I previously addressed some dubious efficiency claims being made by ethanol proponents here and looked at the economics and sustainability of ethanol production here. This post takes a look at the analysis of energy use in ethanol production presented in The Futility of Ethanol essay.
1. Production of ethanol using fossil fuels. The following analysis is presented in The Futility of Ethanol.
This analysis is premised on ethanol replacing 10% of the energy of gasoline to make E10. That is not correct, it replaces 10% of the gas by volume, but not energy. E10 has a Gallon Gas Equivalent (GGE) of 1.035; hence for E10, 140 billion gallons times 1.035 equals 145 billion gallons of E10 to be equivalent to the nation's gasoline use. With 10% of E10 being ethanol, 14.5 billion gallons of ethanol are needed to convert the nation to E10.
Crunching the numbers above, converting just 10% of our gasoline to ethanol will require 14 billion gallons of ethanol, 5.014 billion NEW bushels and 34.4 million NEW acres of Corn, an increase of 48% over our 5 year historical average, requiring an area the size of North Carolina and producing 24 million tons of byproduct.
Remember that little number, the 1.52 GGE. One way to interpret the GGE that the addition of 10% ethanol will result in a 3.4% increase in total gasoline consumption ((0.52/1.52) x 10% =3.4%). Another way is to assume that we must produce 52% more ethanol than the gasoline that it replaces. Now we're talking about 21.3 billion gallons, 7.62 billion NEW bushels and 52.3 million NEW acres, an increase of 76% over our 5 year historical average, or area the size of Kansas and 36.5 million tons of DDG.
Dividing 14.5 billion by 2.8 gallons per corn bushel, results in 5.2 billion bushels of corn. With 145.8 bushels per acre, 35.5 million acres are needed to produce the corn to replace 10% of the United States gasoline used as motor fuels when powered by fossil fuels. Somewhat less than the 52 million acres in the above analysis, but still a big number.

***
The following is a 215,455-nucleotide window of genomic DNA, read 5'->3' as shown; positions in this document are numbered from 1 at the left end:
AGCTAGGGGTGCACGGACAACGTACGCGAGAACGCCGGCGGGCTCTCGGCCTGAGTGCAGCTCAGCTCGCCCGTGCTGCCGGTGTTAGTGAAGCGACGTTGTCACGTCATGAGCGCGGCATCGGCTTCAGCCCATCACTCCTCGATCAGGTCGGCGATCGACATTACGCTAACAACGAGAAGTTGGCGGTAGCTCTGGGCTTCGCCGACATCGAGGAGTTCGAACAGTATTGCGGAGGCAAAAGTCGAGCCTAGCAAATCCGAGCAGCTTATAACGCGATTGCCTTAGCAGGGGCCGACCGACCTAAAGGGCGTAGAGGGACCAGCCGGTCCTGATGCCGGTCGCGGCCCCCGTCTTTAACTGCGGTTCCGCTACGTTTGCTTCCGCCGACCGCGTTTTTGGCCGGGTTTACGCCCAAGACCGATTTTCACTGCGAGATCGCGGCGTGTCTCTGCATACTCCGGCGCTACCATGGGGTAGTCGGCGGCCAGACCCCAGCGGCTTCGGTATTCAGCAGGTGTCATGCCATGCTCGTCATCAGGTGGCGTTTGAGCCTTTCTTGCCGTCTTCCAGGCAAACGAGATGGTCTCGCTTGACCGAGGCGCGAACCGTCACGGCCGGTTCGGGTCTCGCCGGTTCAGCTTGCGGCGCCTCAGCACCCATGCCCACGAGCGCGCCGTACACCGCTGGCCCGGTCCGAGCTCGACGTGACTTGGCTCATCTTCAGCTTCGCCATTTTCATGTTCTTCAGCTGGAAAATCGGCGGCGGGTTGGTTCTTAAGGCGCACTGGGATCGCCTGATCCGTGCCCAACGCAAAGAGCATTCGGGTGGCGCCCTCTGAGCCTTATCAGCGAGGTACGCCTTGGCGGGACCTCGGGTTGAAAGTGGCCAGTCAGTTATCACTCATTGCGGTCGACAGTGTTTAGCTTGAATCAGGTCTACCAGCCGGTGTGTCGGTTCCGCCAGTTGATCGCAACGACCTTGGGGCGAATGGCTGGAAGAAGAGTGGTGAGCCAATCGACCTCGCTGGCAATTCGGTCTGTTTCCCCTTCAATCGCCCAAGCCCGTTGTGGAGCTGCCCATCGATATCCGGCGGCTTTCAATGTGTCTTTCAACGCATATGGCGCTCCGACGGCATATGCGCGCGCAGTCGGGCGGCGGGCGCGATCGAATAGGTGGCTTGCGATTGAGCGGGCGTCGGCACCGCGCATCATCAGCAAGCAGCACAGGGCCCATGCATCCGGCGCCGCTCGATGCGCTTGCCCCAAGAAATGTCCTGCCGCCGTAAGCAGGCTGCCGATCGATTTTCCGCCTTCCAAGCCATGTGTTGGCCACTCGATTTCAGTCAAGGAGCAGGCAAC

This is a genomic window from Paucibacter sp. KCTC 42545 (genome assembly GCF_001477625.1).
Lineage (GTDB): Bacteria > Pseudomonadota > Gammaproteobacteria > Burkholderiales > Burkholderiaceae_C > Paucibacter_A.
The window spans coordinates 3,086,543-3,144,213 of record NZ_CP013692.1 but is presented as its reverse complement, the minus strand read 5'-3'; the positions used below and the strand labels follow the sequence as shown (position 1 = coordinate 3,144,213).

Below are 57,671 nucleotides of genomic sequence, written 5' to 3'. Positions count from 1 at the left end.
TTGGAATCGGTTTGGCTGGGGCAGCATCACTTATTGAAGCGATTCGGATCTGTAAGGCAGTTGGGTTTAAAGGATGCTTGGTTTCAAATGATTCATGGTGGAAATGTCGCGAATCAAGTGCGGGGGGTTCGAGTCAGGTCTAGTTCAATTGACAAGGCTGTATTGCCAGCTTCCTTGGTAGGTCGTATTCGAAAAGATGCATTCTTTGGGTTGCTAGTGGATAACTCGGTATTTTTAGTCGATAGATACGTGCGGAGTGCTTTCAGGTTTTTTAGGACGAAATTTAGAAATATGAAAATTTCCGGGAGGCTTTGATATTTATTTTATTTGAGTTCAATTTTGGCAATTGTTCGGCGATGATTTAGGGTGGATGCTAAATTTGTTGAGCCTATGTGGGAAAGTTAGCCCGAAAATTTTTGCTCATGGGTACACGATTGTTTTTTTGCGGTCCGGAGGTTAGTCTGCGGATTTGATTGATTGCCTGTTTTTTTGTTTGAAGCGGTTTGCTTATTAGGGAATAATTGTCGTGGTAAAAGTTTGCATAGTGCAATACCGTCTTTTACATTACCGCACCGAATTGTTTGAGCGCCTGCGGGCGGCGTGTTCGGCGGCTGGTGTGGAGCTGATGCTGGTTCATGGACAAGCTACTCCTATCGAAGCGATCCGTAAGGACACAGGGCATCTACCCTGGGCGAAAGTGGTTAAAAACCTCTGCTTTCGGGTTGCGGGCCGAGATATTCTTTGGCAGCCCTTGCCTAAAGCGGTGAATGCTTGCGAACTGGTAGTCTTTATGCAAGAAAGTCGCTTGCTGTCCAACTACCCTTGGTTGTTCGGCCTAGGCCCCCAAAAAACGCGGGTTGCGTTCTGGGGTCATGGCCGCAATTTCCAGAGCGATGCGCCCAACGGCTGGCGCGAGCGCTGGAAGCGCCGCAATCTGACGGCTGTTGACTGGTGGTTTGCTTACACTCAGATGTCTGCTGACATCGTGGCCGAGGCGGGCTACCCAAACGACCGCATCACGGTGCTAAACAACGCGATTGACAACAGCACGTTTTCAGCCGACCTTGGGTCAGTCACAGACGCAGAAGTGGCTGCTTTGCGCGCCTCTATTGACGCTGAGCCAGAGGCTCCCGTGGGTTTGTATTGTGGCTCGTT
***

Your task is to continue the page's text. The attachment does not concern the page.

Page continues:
2. Production of ethanol using ethanol. From my previous post.
A 1.06 energy ratio means that you need to use 16.7 gallons of ethanol to produce 17.7 gallons of the product, a net gain of one gallon of ethanol. This can be justified from an energy perspective, but it doesn’t make any sense from a business standpoint. There is too much risk and too large of an investment for that small return.In order to create the energy and corn to produce 1 gallon of ethanol for use as a motor fuel, 17.7 gallons of ethanol must be produced. Therefore, 16.7 times 35.5 million acres, or more than 590 million acres, of corn must be grown to convert 10% of current gasoline to ethanol.
Likewise, you would have to grow 16.7 acres of corn, for a net gain of ethanol equal to the yield from only one acre.
That's 920,000 square miles or an area more than three times the size of Texas! Converting that large of an area solely to ethanol production is not agriculturally sustainable. Especially for only 10% of the U.S. gasoline needs.
The E25 requirement being proposed in the Wisconsin Legislature shows the ignorance of the proponents, as it requires an area 3.5 times the size of Alaska if implemented nationwide and fueled by ethanol. That is approximately 80% of the contiguous United States.